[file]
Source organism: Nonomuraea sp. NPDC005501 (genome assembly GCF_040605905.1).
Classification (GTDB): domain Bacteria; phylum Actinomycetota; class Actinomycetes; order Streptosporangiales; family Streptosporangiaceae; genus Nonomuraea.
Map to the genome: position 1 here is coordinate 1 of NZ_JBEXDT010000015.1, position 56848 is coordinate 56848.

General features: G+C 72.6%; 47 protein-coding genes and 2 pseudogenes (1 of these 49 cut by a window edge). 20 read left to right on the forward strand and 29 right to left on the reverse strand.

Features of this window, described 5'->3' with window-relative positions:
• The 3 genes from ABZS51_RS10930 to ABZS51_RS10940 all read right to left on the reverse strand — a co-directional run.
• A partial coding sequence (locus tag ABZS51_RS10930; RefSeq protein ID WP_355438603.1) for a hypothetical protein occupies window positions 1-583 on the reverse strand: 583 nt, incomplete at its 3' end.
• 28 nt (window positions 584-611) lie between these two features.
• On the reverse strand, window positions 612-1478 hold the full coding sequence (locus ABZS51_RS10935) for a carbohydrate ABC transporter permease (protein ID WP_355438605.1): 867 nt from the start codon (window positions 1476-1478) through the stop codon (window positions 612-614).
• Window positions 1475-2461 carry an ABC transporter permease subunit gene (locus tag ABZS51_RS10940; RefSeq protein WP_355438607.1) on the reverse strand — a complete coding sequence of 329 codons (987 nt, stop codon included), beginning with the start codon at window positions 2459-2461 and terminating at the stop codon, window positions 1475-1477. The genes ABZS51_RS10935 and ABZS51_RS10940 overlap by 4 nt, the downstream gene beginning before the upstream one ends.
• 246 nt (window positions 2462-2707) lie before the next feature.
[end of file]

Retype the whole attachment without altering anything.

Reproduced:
Source organism: Nonomuraea sp. NPDC005501 (genome assembly GCF_040605905.1).
Classification (GTDB): domain Bacteria; phylum Actinomycetota; class Actinomycetes; order Streptosporangiales; family Streptosporangiaceae; genus Nonomuraea.
Map to the genome: position 1 here is coordinate 1 of NZ_JBEXDT010000015.1, position 56848 is coordinate 56848.

General features: G+C 72.6%; 47 protein-coding genes and 2 pseudogenes (1 of these 49 cut by a window edge). 20 read left to right on the forward strand and 29 right to left on the reverse strand.

Features of this window, described 5'->3' with window-relative positions:
• The 3 genes from ABZS51_RS10930 to ABZS51_RS10940 all read right to left on the reverse strand — a co-directional run.
• A partial coding sequence (locus tag ABZS51_RS10930; RefSeq protein ID WP_355438603.1) for a hypothetical protein occupies window positions 1-583 on the reverse strand: 583 nt, incomplete at its 3' end.
• 28 nt (window positions 584-611) lie between these two features.
• On the reverse strand, window positions 612-1478 hold the full coding sequence (locus ABZS51_RS10935) for a carbohydrate ABC transporter permease (protein ID WP_355438605.1): 867 nt from the start codon (window positions 1476-1478) through the stop codon (window positions 612-614).
• Window positions 1475-2461 carry an ABC transporter permease subunit gene (locus tag ABZS51_RS10940; RefSeq protein WP_355438607.1) on the reverse strand — a complete coding sequence of 329 codons (987 nt, stop codon included), beginning with the start codon at window positions 2459-2461 and terminating at the stop codon, window positions 1475-1477. The genes ABZS51_RS10935 and ABZS51_RS10940 overlap by 4 nt, the downstream gene beginning before the upstream one ends.
• 246 nt (window positions 2462-2707) lie before the next feature.